When I asked Mr., J., if he could give me a few points of advice, based on his own experience he thought about that really carefully. Then he said, "Don't be afraid of being yourself; earn respect, don't expect it given freely; Motivate through example; listen to the people who work for you because they know what happens on a daily basis where it counts on the factory floor; and finally, don't take your work home with you, no matter what." He feels the most effective manager is one that can learn to take 'time out' for himself and his family, is one that looks after himself, so he can look after others, and one who remembers which hat is he supposed to be wearing at any particular moment in time."
While my interview with Mr. J., was quite a lighthearted event, I can see some good advice in the things he has said. Knowing how to be a team player seems crucial for a good manager, but then so does knowing how to communicate on so many levels, with so many different people. Understanding how one division or department fits in the company scheme seems a useful skill to have, and feeling competent enough to handle any job that you are responsible for would also be a bonus.
For myself I think learning to take 'time out' and looking after myself is one key area I have to work on.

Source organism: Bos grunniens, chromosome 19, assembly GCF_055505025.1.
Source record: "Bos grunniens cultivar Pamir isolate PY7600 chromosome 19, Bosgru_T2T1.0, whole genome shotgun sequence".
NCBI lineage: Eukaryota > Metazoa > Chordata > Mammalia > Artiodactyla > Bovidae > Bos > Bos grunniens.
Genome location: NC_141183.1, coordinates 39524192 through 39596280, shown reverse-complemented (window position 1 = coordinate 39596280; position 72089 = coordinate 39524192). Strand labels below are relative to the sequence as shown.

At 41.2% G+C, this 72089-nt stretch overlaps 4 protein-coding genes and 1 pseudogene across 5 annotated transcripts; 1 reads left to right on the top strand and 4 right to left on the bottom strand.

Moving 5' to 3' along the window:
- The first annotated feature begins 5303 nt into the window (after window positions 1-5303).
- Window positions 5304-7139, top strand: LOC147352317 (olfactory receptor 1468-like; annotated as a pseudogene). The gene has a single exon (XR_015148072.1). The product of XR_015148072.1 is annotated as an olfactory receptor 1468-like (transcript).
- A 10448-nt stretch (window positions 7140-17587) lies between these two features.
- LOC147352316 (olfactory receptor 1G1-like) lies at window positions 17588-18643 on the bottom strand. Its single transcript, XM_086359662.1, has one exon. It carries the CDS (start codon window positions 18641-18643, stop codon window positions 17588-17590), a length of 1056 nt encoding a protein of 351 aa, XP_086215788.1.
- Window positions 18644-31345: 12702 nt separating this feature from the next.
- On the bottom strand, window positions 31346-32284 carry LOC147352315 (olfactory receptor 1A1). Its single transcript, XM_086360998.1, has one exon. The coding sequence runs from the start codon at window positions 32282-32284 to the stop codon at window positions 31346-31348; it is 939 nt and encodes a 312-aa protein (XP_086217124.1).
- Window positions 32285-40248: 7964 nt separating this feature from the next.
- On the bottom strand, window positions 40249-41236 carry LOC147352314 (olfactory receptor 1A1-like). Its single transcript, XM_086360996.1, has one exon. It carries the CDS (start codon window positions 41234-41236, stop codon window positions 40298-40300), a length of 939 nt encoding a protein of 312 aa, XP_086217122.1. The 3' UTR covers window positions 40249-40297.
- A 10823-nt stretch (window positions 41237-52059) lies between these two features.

I have worked long hours since I was 14 years old, and find that my expectations of self are quite high. This has contributed to a lot of stress in my life, and this will be the key area I will be working on through my studies.
There is no disputing we are a product of our childhood experiences. I was raised in a family with a very strong work ethic. My mother was always lucky in that she enjoys her work as a grade school teacher. My father on the other hand is a butcher, which requires him to work long hours. He is a great father, but he hates his job, and the pressure this causes him tends to overflow into the household sometimes.
Through these examples I can see that it is really important to love what you do as I see my mother so much more relaxed because she is in a job she still enjoys, whereas my father is the epitome of stress, because he goes to a job everyday that he does not want to do.
A myself was always work orientated. I preferred the idea of working far above schooling and have been working 40 hours a week since I was 14 years old. Juggling work, school and home commitments is not easy, and I find that I get stressed quite regularly as my own expectations of what I should be able to do, often exceed my actual ability. This is not an easy thing to admit to myself (let alone others), but I do appreciate that for me to be successful in later years, I need to identify my problem areas now and work on solving the issues.…